DCSIMG

Independence puts us at risk, say half of Scots

England fans get into their national colours for their match against Italy. Picture: Getty

England fans get into their national colours for their match against Italy. Picture: Getty

  • by DAVID MADDOX
 

HALF of Scottish voters believe that independence poses a risk to Scotland while one in five think there is a risk if it stays in the UK, a poll has revealed.

The ICM poll for The Scotsman suggests that concerns raised by the Better Together campaign about what might happen to pensions, the currency, defence and other big ticket issues have had an impact on voters as they prepare for the independence referendum on 18 September.

It comes as Scottish Labour leader Johann Lamont, Scottish Conservative leader Ruth Davidson and Scottish Lib Dem leader Willie Rennie pledge to provide a guarantee for more powers for the Scottish Parliament after a No vote.

With the poll showing that the No camp leads Yes by eight points (43 per cent to 35 per cent), the much-debated tactics of Better Together, branded “project fear” by its opponents, are again under scrutiny.

The same poll also revealed that support for England in the World Cup has almost halved in Scotland in the last eight years.

Just 38 per cent said they would be supporting England in Brazil 2014 compared to 67 per cent in the 2006 World Cup in Germany.

The poll suggests that affinity with the rest of the UK is dropping but still revealed that more Scots want England to do well than the 22 per cent who want them to do badly.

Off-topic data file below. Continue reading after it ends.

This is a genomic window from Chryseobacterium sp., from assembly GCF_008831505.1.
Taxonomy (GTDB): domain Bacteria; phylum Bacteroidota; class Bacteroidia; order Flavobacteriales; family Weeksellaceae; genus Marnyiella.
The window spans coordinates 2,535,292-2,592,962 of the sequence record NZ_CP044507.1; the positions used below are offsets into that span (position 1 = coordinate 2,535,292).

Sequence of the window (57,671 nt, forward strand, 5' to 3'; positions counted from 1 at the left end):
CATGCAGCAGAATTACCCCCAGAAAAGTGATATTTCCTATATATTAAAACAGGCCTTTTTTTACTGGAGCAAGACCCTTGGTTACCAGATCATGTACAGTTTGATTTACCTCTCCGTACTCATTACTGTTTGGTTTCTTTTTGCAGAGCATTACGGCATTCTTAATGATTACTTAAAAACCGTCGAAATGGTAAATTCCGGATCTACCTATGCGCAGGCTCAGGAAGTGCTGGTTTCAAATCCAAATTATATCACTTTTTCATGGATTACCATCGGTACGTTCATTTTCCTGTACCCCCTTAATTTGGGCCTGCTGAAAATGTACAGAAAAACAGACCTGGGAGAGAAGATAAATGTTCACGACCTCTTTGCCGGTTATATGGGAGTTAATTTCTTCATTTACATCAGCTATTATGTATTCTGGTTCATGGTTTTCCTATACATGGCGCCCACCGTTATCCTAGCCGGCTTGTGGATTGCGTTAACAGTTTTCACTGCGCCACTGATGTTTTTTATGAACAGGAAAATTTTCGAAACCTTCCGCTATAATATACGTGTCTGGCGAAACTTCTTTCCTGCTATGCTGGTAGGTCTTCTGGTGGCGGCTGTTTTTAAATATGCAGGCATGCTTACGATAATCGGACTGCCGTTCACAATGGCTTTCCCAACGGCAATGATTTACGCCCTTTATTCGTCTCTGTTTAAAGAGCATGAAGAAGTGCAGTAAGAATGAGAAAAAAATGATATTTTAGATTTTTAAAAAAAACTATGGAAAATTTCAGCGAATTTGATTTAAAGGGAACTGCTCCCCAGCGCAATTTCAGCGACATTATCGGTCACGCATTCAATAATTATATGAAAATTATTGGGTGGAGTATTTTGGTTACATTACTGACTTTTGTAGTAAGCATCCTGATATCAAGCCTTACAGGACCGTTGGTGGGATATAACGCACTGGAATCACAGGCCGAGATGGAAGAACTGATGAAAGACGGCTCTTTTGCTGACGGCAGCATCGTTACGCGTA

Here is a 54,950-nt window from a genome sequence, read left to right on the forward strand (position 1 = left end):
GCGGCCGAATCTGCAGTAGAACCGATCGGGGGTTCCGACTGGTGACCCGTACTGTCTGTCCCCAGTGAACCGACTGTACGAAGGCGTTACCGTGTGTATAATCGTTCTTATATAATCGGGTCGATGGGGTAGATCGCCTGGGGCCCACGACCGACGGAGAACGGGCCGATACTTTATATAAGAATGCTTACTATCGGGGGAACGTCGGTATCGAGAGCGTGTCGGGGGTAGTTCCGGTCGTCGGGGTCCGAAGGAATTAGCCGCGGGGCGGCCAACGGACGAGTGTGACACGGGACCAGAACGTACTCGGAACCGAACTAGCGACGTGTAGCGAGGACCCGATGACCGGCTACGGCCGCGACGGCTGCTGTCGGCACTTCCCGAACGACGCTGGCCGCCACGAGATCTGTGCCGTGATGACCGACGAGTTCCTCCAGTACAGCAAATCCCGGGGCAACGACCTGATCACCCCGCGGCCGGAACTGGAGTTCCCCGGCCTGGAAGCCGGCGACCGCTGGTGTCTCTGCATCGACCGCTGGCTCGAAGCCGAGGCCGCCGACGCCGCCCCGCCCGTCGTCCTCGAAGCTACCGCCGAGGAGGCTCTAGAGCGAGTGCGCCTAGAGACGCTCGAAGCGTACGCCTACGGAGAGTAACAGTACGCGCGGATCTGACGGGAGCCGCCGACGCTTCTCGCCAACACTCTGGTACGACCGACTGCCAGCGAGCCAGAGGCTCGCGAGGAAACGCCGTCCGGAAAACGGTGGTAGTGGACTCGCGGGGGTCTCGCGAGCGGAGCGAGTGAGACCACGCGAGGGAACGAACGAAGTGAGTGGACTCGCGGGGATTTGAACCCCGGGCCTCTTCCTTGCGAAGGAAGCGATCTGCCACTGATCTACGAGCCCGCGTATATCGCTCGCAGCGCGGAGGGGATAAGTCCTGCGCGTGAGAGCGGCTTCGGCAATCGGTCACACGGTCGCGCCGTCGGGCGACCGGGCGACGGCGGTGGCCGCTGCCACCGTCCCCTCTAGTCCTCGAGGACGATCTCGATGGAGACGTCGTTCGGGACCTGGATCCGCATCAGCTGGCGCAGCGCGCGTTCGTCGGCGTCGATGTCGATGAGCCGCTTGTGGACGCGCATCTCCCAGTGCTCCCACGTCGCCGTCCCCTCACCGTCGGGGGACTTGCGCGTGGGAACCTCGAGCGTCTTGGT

But the main findings suggest that uncertainty over the future is proving to be the No camp’s biggest weapon.

The new findings came as Scottish Labour frontbencher, Jackie Baillie, was forced to defend the No camp’s tactics on the BBC’s Sunday Politics Show.Ms Baillie said: “I’m not negative at all and neither is the campaign. The campaign has asked questions and I think it is legitimate to ask questions of the people proposing such a fundamental change. People care about the economy, about jobs, about their families.

“What will happen to them should we leave the rest of the United Kingdom? I think it’s legitimate to ask questions. I refuse to be accused of scaremongering simply by asking the questions that people want answers to”

A spokesman for Yes Scotland said: “A Yes vote puts Scotland’s future in Scotland’s hands.

“A No vote threatens more cuts to Scotland’s budget, risks us being pulled out of the European Union against our will, and means another generation of Trident nuclear weapons on the Clyde.”

A Better Together spokesperson added: “It’s clear that in September we don’t have to take a massive leap into the unknown and risk our mortgages and ­pensions.”

Get the latest referendum news, opinion and analysis from across Scotland and beyond on our new Scottish Independence website

 

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